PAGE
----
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Hurricane Laura Pounds Louisiana, Texas with High Winds, Flooding

Hurricane Laura struck Louisiana and Texas as a Category 4 Storm, battering the coast as it made its way inland.  Four people have been killed as a result of the storm according to the Weather Channel.

More that 885,000 homes and businesses are without power across 4 states due to severe winds and heavy rains.  Louisiana governor John Bel Edwards revealed in a press conference Thursday afternoon that falling trees caused the deaths of four people in his state, including a 14-year-old girl.  All the deaths occurred inland, far from the coast where Laura made landfall around 2 am Eastern Standard Time.  

Lake Charles, LA, which is about 45 miles north of Laura’s landfall, was particularly hard hit by the storm.  A chemical plant was set ablaze by the storm and heavy smoke poured from the damaged building.  The mayor of Lake Charles, Nic Hunter said the damage to his city by high winds exceeded that of Hurricane Rita in 2005.  “This has turned out for the city of Lake Charles to be a catastrophic wind event. I’m looking out my window and I see buildings in downtown Lake Charles that look like Swiss cheese. I see a TV tower that’s collapsed. I see literal entire facades of buildings that are blown off, not just windows. First floor of city hall, the entire first floor walls are basically just blown apart. This is a major event,” the mayor said.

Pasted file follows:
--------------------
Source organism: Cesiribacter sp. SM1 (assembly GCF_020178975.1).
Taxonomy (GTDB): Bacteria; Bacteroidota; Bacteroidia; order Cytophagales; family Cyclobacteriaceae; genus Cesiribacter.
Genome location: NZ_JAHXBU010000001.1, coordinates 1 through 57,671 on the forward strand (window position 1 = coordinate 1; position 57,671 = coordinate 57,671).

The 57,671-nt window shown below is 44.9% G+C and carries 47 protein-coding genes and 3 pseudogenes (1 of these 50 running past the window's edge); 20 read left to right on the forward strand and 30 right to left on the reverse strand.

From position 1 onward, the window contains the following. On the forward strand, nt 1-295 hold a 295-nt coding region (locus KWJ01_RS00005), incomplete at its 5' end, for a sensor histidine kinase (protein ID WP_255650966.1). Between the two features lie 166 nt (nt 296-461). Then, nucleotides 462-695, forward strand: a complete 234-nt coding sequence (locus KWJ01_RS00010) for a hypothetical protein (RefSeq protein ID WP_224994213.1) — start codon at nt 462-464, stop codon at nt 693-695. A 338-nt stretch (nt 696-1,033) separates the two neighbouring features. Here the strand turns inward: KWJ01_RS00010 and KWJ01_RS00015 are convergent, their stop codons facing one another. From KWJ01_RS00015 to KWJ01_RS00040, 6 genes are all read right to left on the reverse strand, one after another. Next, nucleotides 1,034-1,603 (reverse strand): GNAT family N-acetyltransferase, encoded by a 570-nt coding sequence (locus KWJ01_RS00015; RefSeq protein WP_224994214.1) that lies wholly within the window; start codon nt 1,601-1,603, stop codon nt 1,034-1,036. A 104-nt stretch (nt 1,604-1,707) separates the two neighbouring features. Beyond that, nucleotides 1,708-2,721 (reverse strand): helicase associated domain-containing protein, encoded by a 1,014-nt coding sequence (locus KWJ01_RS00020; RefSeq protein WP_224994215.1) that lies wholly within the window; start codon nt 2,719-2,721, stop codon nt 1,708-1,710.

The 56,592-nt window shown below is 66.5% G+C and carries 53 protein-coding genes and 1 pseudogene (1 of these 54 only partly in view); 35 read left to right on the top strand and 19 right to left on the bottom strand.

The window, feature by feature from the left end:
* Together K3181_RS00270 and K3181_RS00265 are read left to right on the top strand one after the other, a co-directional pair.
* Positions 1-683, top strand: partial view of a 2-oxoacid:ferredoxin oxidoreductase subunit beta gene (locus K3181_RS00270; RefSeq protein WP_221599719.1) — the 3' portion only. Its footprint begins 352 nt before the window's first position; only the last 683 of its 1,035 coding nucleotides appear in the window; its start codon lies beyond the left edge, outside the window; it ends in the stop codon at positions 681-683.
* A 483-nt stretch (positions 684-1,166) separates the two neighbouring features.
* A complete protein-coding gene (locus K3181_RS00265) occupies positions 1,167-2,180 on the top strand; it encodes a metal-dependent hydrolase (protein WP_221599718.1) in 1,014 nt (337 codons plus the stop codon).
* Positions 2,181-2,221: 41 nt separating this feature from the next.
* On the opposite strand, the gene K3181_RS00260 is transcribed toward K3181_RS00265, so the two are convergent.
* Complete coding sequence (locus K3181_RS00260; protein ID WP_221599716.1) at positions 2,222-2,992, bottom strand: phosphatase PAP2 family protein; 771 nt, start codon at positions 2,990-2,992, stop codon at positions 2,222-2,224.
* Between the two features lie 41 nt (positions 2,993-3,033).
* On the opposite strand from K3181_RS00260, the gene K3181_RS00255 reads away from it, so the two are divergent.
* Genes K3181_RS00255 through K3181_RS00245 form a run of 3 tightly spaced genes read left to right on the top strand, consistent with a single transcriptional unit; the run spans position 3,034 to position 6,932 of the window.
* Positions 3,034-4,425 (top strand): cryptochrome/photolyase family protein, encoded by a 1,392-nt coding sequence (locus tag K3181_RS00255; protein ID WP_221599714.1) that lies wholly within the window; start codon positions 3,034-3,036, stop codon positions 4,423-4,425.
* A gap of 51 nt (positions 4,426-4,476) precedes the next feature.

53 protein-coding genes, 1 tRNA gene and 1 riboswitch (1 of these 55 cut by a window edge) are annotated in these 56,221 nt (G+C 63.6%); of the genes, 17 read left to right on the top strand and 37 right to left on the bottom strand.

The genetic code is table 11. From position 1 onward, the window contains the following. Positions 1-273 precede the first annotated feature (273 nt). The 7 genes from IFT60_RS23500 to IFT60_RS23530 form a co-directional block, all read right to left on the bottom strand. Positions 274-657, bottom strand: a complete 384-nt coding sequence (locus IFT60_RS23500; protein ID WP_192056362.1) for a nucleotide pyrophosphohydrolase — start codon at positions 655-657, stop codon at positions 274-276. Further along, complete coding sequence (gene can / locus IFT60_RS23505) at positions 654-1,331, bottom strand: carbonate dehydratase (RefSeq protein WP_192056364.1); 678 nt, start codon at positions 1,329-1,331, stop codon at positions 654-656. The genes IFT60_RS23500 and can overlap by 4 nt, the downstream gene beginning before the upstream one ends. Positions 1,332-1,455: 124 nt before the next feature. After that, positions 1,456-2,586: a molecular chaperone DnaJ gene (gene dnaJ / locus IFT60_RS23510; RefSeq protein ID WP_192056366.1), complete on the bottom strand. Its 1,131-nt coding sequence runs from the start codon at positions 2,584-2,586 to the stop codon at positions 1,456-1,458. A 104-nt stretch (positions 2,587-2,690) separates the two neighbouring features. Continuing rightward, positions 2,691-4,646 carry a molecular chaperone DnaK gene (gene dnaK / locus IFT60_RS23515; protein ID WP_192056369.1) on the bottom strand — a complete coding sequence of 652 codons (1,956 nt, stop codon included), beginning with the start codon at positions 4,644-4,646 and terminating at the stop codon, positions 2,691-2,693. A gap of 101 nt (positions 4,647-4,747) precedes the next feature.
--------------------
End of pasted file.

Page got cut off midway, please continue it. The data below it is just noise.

Fema administrator Pete Gaynor tweeted advice to residents affected by the hurricane, “Wait for the all clear from local officials before leaving your shelter. There is still danger of tornadoes, 

flash floods, downed power lines & fallen branches. Don’t go out and place yourself & first responders at risk,” as reported by Fox News.

Fifty-Four Hundred Louisiana National Guardsmen have been activated to help with safety and cleanup efforts, Louisiana National Guard Brigadier General Keith Waddell said. “We had a great plan coming in based upon the effects of Hurricane Laura, our team engaged very quickly this morning, getting out and doing assessments, working with local authorities, state and federal authorities as well, just getting the job done.”

Senator John Kennedy (R-LA) said his state looked like it had been “bombed,” and said the worst is yet to come as damage is assessed and the rebuilding process begins.

Texas suffered less damage overall than neighboring Louisiana.  Texas Governor Greg Abbot said, “”While we are grateful that the damage of Hurricane Laura was far less severe than expected, many communities in Southeast Texas have experienced significant damage from this storm.” The most severe damage in Texas was along the Louisiana border where numerous trees were downed and debris scattered everywhere.

Hurricane Laura weakened into a tropical storm hours after making landfall, but there is still danger from flooding and other residual effects.  The National Weather Service (NWS) warned of the potential for tornadoes to form as the storm heads into Arkansas and Tennessee.

President Trump is planning to visit areas in Texas and Louisiana hit by the hurricane this weekend to assess the damage.

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